Q) What has been your favourite moment of being a published author?

A.) My favourite moment came earlier this spring when a woman reached out to me via email to tell me that she has a very close friend who was diagnosed with a terminal illness and was beginning a bucket list. One of the items on her bucket list was meeting me. I was absolutely floored that my writing had meant so much to someone. We arranged a date and the three of us sat at a diner in Manhattan and chatted for hours about her life, my books, and the impact I made on her life.

Connecting with readers and telling stories that people feel deep down and relate to on some level has always been my favourite part of being a writer, but this one really meant a lot to me.

We are still in touch and are planning on meeting up at the diner again!

Q) Who has been your source of support/encouragement, throughout the writing process?

My family has been incredibly supportive, especially my husband. He takes on many additional roles in order to allow me to take the time I need to write. He helps me work out sticky plot issues, and he never gets tired of sitting around over dinner discussing things I’m going to do to my characters. My dog is also omnipresent while I’m writing, and it’s gotten to the point that I can’t complete a sentence unless he’s lying with me.

AFB
A.F. Brady
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Anne Bonny #BookReview The Winters by @lisagabrieletv 5* #Thriller #Suspense @harvillsecker

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The Winters by Lisa Gabriele
Review Copy
Synopsis:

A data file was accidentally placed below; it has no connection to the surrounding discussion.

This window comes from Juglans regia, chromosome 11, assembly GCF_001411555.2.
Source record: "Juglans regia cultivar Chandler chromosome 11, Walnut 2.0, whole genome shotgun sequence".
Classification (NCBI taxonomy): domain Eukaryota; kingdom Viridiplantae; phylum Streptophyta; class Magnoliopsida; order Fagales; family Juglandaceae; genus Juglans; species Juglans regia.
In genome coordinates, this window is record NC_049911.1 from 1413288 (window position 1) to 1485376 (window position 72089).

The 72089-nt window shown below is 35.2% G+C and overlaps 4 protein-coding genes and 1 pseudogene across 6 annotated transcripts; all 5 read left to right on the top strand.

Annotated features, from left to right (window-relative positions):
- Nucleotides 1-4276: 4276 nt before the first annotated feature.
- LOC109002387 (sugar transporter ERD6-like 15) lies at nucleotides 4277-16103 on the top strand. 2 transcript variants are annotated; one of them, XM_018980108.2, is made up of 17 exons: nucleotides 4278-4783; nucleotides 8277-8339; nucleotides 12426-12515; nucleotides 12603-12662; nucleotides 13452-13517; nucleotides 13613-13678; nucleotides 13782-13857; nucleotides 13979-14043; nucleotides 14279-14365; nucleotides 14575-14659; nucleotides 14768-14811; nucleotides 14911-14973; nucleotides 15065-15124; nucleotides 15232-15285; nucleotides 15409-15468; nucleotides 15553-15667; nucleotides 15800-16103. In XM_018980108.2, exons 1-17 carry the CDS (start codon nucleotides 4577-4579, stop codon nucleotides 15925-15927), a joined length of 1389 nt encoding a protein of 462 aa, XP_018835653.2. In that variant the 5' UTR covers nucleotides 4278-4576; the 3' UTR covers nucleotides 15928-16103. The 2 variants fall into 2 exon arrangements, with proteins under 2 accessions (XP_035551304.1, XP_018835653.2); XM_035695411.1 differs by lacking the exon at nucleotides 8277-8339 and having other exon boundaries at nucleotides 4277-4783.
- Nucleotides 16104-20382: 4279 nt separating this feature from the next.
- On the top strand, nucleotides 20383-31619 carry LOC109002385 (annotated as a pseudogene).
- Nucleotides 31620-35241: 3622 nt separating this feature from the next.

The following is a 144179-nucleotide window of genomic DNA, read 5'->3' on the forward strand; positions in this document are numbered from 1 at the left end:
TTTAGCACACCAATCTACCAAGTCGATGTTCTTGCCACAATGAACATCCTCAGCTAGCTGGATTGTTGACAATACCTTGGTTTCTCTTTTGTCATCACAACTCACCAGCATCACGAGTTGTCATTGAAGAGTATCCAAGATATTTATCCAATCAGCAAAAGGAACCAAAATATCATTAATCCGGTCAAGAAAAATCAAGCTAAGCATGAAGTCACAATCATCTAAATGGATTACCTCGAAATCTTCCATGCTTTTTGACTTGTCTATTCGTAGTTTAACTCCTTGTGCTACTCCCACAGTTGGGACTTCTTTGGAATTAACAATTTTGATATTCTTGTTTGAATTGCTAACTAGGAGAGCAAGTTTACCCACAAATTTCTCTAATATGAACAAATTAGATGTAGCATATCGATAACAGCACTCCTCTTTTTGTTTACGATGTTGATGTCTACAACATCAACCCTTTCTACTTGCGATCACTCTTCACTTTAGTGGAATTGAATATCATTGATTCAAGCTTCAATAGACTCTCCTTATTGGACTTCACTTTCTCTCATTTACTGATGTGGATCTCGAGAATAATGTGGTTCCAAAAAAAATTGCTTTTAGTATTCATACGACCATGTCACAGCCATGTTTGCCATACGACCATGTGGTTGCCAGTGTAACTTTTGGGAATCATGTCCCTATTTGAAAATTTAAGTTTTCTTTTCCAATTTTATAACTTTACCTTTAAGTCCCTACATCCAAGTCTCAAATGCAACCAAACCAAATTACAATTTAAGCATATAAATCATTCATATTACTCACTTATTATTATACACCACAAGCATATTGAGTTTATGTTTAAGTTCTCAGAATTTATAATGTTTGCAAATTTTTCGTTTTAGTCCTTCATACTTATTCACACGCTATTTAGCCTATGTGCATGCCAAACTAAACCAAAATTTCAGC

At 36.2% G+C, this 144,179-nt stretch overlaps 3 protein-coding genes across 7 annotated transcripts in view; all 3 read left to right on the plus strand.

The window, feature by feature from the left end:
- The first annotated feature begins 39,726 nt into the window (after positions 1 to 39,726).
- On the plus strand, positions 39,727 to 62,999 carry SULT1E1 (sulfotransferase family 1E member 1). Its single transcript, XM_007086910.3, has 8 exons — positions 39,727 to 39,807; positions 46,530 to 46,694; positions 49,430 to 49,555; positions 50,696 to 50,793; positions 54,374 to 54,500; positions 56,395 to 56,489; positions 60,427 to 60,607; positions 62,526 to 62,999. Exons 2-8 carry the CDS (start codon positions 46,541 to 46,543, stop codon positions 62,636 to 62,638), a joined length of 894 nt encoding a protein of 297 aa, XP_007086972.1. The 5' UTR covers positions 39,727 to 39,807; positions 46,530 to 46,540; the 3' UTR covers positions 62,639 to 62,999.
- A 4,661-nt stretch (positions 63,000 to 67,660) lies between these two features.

An addictively suspenseful new novel set in the glamorous world of the New York Hamptons, about secrets that refuse to remain buried and consequences that cannot be escaped.

After a whirlwind romance, a young woman returns to the opulent, secluded mansion of her new fiancé Max Winter – a wealthy senator and recent widower – and a life of luxury she’s never known. But all is not as it appears at the Asherley estate. The house is steeped in the memory of Max’s beautiful first wife Rebekah, who haunts the young woman’s imagination and feeds her uncertainties, while his very alive teenage daughter Dani makes her life a living hell.

As the soon-to-be second Mrs. Winter grows more in love with Max, and more afraid of Dani, she is drawn deeper into the family’s dark secrets – the kind of secrets that could kill her, too.

Inspired by the classic novel Rebecca, The Winters is a riveting story about what happens when a family’s ghosts resurface and threaten to upend everything.

My Review:

‘Last night Rebekah tried to murder me again’

The opening line of this novel, is enough to give anyone nightmares. But what is revealed inside is a much more complex layered suspenseful mystery.
Just less than a year ago, the now newly engaged protagonist met Senator Max Winter. Having no family herself she was rushed off her feet in what is a typical paperback romance fashion. However, all is not as it seems at the Asherley Estate…

‘Recklessness is a luxury to someone like me’

In the secluded house there are photos of Max’s ex-wife Rebekah everywhere. Not to mention their teenage daughter, whom presents as mood and resentful. But this is more than just ordinary teen angst. Dani appears to have a personality disorder and her feelings have built up, to utter contempt and hatred.

‘There are things you do when you’re desperate, things that would shock you’

Eventually, the would-be step-mum and Dani seem to bond. With Dani confiding and offloading some deeply held secrets. But is Dani just a drama queen intent on causing problems? or is something sinister making her behave this way…

One thing is for certain, Max has clearly underestimated his new ‘bride to be’.
An intense and gripping psychological thriller. I thoroughly enjoyed every single page. 5*

LG
Lisa Gabriele
Twitter
Website

Anne Bonny #BlogTour Q&A with @mredwards #Author of #NewRelease In Her Shadow #Suspense #Psychological #Thriller @AmazonPub #InHerShadow

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In Her Shadow by Mark Edwards
Review To Follow
Synopsis:

Isabel’s life seemed perfect. Successful business, beautiful house, adoring husband. And then she was dead.

For four years Jessica has never doubted that her sister Isabel’s death was an accident. But when Jessica’s young daughter seems to know long-forgotten details about her aunt’s past, Jessica can’t shake the feeling that there’s a more sinister truth behind the tragedy.